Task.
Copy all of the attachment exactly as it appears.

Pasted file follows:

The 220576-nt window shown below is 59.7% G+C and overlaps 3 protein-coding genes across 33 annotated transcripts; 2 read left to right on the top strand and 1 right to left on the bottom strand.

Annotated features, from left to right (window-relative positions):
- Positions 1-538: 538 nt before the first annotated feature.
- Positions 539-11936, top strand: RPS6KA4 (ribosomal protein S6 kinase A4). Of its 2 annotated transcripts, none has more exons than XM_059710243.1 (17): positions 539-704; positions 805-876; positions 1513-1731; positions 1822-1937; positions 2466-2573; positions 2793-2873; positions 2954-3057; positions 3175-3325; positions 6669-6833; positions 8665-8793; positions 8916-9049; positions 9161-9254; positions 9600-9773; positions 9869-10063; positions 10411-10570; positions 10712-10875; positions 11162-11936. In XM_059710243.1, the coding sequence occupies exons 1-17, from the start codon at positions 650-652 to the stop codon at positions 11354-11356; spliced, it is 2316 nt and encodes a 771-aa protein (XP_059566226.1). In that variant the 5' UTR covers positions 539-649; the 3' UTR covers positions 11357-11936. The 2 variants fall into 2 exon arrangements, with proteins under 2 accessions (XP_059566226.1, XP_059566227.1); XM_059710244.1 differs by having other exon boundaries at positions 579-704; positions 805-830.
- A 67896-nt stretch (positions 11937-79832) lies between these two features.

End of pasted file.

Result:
The 220576-nt window shown below is 59.7% G+C and overlaps 3 protein-coding genes across 33 annotated transcripts; 2 read left to right on the top strand and 1 right to left on the bottom strand.

Annotated features, from left to right (window-relative positions):
- Positions 1-538: 538 nt before the first annotated feature.
- Positions 539-11936, top strand: RPS6KA4 (ribosomal protein S6 kinase A4). Of its 2 annotated transcripts, none has more exons than XM_059710243.1 (17): positions 539-704; positions 805-876; positions 1513-1731; positions 1822-1937; positions 2466-2573; positions 2793-2873; positions 2954-3057; positions 3175-3325; positions 6669-6833; positions 8665-8793; positions 8916-9049; positions 9161-9254; positions 9600-9773; positions 9869-10063; positions 10411-10570; positions 10712-10875; positions 11162-11936. In XM_059710243.1, the coding sequence occupies exons 1-17, from the start codon at positions 650-652 to the stop codon at positions 11354-11356; spliced, it is 2316 nt and encodes a 771-aa protein (XP_059566226.1). In that variant the 5' UTR covers positions 539-649; the 3' UTR covers positions 11357-11936. The 2 variants fall into 2 exon arrangements, with proteins under 2 accessions (XP_059566226.1, XP_059566227.1); XM_059710244.1 differs by having other exon boundaries at positions 579-704; positions 805-830.
- A 67896-nt stretch (positions 11937-79832) lies between these two features.